The snow started around three in the morning.
Heavy snow at night always did weird things with the light, catching and refracting the sodium-vapor glare of the street lamps to make the whole sky seem to glow amber. At first we told ourselves that it was just a similar trick of the light that made the heavily clumpe flakes look so unusual as they fell, but once it started to stick and then pile up it became clear that its unusual color was no illusion.
We stayed inside, at first out of fear of contamination from some unknown pollutant… but then simply out of fear. As the strange snow continued to fall and blow and pile up in drifts, the air inside the house filled with an unmistakable coppery tang. Even with all the windows closed, the smell found its way in.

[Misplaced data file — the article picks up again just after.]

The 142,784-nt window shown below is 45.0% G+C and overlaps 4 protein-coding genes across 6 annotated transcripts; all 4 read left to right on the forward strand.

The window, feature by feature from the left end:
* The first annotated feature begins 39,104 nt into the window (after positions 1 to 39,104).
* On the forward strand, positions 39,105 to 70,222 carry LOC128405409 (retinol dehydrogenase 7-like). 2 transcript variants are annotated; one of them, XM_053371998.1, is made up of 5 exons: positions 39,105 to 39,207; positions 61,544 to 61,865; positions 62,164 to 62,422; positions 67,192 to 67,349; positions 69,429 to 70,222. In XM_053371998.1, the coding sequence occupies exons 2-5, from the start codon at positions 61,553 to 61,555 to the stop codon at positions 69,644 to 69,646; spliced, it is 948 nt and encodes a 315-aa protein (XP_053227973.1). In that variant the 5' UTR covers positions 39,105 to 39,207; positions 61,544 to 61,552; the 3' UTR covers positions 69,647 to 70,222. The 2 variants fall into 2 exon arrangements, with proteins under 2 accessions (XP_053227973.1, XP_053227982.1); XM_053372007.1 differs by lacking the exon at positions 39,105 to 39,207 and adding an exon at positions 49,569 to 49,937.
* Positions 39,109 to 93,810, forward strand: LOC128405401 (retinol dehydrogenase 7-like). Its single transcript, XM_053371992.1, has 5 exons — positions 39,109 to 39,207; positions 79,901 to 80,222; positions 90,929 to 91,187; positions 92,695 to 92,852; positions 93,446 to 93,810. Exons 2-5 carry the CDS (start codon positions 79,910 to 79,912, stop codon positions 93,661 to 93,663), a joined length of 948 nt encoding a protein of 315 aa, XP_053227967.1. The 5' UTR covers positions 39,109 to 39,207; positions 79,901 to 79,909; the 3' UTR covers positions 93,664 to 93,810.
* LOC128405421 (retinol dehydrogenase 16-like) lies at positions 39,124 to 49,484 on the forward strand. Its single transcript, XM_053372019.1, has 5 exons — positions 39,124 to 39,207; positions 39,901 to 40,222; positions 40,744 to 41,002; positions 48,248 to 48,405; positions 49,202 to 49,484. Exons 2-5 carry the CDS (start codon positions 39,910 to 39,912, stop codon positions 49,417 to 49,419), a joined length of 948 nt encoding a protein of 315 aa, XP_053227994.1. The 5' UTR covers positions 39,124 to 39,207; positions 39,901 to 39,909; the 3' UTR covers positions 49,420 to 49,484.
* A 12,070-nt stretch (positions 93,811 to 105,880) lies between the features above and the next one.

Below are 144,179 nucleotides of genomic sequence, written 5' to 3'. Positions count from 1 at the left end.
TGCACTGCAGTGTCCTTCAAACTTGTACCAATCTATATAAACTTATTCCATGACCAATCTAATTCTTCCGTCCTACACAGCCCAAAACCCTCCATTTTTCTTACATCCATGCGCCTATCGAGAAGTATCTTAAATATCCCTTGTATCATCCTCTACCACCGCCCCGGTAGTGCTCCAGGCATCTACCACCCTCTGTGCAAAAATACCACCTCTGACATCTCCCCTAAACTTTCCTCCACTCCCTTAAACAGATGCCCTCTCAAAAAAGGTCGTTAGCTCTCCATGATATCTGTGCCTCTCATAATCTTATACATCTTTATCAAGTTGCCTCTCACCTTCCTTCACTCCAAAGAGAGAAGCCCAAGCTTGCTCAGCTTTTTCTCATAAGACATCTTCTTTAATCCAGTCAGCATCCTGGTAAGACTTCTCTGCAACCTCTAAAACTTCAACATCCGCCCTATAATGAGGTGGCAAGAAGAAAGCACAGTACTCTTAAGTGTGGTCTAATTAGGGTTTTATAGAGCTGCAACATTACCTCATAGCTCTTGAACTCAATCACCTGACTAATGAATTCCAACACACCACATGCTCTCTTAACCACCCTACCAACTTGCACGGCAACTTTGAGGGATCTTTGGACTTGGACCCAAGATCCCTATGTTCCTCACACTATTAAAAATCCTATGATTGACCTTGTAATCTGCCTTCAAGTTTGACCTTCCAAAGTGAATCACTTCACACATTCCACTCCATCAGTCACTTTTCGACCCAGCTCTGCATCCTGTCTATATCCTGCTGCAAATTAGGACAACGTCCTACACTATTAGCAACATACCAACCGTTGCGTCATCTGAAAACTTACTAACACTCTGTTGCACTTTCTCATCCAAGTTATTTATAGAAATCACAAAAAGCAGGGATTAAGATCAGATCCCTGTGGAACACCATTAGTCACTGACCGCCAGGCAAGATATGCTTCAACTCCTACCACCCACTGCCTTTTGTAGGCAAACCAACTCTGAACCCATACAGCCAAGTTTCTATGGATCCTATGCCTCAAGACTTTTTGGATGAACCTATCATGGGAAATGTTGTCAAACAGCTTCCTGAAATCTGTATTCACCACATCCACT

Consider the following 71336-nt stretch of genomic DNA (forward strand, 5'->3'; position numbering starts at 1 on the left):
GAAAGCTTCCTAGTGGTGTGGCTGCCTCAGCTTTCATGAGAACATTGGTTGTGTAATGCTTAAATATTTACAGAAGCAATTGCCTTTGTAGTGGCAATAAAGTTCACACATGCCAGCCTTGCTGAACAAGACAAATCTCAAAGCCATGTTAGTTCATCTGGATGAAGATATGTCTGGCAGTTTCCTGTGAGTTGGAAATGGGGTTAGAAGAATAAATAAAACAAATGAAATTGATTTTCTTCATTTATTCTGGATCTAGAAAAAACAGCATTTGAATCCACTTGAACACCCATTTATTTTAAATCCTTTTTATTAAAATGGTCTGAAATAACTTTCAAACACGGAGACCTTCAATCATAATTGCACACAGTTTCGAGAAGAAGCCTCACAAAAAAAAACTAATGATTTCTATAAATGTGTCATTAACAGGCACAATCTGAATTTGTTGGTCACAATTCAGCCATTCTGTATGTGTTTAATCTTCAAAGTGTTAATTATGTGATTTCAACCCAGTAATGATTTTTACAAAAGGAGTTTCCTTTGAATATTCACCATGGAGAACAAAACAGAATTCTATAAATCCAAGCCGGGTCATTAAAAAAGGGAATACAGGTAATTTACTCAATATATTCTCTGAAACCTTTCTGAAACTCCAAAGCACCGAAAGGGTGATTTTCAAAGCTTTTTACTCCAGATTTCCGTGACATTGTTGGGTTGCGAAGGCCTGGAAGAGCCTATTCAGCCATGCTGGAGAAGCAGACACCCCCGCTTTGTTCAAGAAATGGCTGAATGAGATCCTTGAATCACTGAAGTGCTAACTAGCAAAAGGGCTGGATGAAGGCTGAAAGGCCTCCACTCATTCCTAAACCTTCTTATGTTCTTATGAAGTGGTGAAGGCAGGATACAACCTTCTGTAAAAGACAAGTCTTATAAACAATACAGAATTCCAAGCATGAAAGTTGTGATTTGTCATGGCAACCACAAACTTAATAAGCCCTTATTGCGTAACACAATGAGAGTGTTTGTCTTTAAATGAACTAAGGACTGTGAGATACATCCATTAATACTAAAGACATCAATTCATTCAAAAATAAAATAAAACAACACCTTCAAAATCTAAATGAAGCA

The snow had piled itself three to four feet against the side of the house already. Nobody wanted to talk about what would happen if it melted. I don’t think any of us were sure that it would. The snow had been falling for hours when the sun came up and it showed no sign of stopping any time soon, if at all.
We watched and we waited. We didn’t know what else to do. If it had rained blood, the whole world probably would’ve fallen into panic and terror. When it started snowing blood, everybody just sort of held their breath.
We might be inclined to believe that the weather on Earth is sometimes less than hospitable to the life that inhabits it.
But compared to other planets, stars and bodies in the cosmos, the weather on Earth is downright mild.
In fact, the storms on this tiny brown drawf located approximately 47 light-years away blow any earth storm away.
Here’s a look at the weather on planets and galaxies near and far.